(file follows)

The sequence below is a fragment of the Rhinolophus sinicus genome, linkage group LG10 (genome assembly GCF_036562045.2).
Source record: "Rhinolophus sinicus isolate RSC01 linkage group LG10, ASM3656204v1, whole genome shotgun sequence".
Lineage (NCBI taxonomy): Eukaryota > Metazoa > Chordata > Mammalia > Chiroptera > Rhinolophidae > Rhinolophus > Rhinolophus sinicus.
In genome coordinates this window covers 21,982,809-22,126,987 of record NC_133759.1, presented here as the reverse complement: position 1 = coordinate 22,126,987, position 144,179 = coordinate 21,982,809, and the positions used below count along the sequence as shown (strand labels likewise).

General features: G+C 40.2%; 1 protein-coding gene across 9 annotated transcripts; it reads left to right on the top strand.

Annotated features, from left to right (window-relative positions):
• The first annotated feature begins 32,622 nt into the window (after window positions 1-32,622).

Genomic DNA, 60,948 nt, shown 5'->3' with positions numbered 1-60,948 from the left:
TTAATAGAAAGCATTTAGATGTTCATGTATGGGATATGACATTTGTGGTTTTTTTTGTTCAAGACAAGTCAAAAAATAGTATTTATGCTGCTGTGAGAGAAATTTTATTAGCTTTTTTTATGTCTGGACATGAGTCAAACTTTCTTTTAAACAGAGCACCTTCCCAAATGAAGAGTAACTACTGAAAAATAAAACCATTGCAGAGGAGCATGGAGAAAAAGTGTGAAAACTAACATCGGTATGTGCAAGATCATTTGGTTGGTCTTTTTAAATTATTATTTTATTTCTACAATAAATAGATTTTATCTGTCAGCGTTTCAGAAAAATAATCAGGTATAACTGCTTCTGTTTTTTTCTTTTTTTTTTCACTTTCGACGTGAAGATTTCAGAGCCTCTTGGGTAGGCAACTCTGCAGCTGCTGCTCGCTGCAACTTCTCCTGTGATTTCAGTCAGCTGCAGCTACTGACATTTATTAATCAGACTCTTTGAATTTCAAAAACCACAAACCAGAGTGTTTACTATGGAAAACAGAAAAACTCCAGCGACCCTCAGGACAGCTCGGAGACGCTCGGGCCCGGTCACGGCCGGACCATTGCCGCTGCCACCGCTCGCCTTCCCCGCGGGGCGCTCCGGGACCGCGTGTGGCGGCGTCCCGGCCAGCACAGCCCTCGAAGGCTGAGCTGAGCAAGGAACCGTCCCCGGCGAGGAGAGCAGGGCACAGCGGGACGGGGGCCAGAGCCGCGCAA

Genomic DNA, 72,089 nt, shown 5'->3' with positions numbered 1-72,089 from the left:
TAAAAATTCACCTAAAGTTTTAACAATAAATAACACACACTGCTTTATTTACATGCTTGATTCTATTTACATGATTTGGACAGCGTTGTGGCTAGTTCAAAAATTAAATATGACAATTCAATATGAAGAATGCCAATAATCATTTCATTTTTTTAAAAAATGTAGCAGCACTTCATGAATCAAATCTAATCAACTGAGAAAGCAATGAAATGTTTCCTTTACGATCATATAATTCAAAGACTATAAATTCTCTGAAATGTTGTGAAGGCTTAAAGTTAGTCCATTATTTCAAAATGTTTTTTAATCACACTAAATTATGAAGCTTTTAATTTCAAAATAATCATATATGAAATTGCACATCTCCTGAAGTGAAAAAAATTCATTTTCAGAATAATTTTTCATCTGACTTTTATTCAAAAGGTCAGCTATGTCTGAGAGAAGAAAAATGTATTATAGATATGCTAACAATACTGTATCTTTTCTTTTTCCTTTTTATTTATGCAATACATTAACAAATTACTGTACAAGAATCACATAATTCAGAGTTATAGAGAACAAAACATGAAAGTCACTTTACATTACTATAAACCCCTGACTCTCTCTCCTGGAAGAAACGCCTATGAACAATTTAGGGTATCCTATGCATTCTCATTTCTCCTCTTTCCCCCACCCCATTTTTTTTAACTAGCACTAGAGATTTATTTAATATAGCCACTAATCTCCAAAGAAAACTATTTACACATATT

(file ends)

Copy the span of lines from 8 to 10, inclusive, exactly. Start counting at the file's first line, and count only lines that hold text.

Genomic DNA, 60,948 nt, shown 5'->3' with positions numbered 1-60,948 from the left:
TTAATAGAAAGCATTTAGATGTTCATGTATGGGATATGACATTTGTGGTTTTTTTTGTTCAAGACAAGTCAAAAAATAGTATTTATGCTGCTGTGAGAGAAATTTTATTAGCTTTTTTTATGTCTGGACATGAGTCAAACTTTCTTTTAAACAGAGCACCTTCCCAAATGAAGAGTAACTACTGAAAAATAAAACCATTGCAGAGGAGCATGGAGAAAAAGTGTGAAAACTAACATCGGTATGTGCAAGATCATTTGGTTGGTCTTTTTAAATTATTATTTTATTTCTACAATAAATAGATTTTATCTGTCAGCGTTTCAGAAAAATAATCAGGTATAACTGCTTCTGTTTTTTTCTTTTTTTTTTCACTTTCGACGTGAAGATTTCAGAGCCTCTTGGGTAGGCAACTCTGCAGCTGCTGCTCGCTGCAACTTCTCCTGTGATTTCAGTCAGCTGCAGCTACTGACATTTATTAATCAGACTCTTTGAATTTCAAAAACCACAAACCAGAGTGTTTACTATGGAAAACAGAAAAACTCCAGCGACCCTCAGGACAGCTCGGAGACGCTCGGGCCCGGTCACGGCCGGACCATTGCCGCTGCCACCGCTCGCCTTCCCCGCGGGGCGCTCCGGGACCGCGTGTGGCGGCGTCCCGGCCAGCACAGCCCTCGAAGGCTGAGCTGAGCAAGGAACCGTCCCCGGCGAGGAGAGCAGGGCACAGCGGGACGGGGGCCAGAGCCGCGCAA

Genomic DNA, 72,089 nt, shown 5'->3' with positions numbered 1-72,089 from the left: